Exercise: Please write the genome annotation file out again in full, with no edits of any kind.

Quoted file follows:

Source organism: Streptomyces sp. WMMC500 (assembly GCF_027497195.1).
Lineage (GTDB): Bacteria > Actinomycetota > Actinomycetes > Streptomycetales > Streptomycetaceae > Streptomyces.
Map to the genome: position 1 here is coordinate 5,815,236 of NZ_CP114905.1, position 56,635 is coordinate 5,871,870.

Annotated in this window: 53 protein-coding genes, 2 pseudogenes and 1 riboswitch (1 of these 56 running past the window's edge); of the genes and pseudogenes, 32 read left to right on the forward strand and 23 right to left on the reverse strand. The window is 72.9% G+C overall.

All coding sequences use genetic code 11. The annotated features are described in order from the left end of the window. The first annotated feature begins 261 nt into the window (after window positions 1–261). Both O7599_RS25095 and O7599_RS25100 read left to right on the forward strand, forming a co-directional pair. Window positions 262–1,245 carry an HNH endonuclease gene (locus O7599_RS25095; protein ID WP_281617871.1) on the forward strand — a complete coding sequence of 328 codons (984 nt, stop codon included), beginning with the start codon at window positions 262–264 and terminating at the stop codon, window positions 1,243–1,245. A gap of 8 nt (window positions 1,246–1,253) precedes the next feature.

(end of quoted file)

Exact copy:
Source organism: Streptomyces sp. WMMC500 (assembly GCF_027497195.1).
Lineage (GTDB): Bacteria > Actinomycetota > Actinomycetes > Streptomycetales > Streptomycetaceae > Streptomyces.
Map to the genome: position 1 here is coordinate 5,815,236 of NZ_CP114905.1, position 56,635 is coordinate 5,871,870.

Annotated in this window: 53 protein-coding genes, 2 pseudogenes and 1 riboswitch (1 of these 56 running past the window's edge); of the genes and pseudogenes, 32 read left to right on the forward strand and 23 right to left on the reverse strand. The window is 72.9% G+C overall.

All coding sequences use genetic code 11. The annotated features are described in order from the left end of the window. The first annotated feature begins 261 nt into the window (after window positions 1–261). Both O7599_RS25095 and O7599_RS25100 read left to right on the forward strand, forming a co-directional pair. Window positions 262–1,245 carry an HNH endonuclease gene (locus O7599_RS25095; protein ID WP_281617871.1) on the forward strand — a complete coding sequence of 328 codons (984 nt, stop codon included), beginning with the start codon at window positions 262–264 and terminating at the stop codon, window positions 1,243–1,245. A gap of 8 nt (window positions 1,246–1,253) precedes the next feature.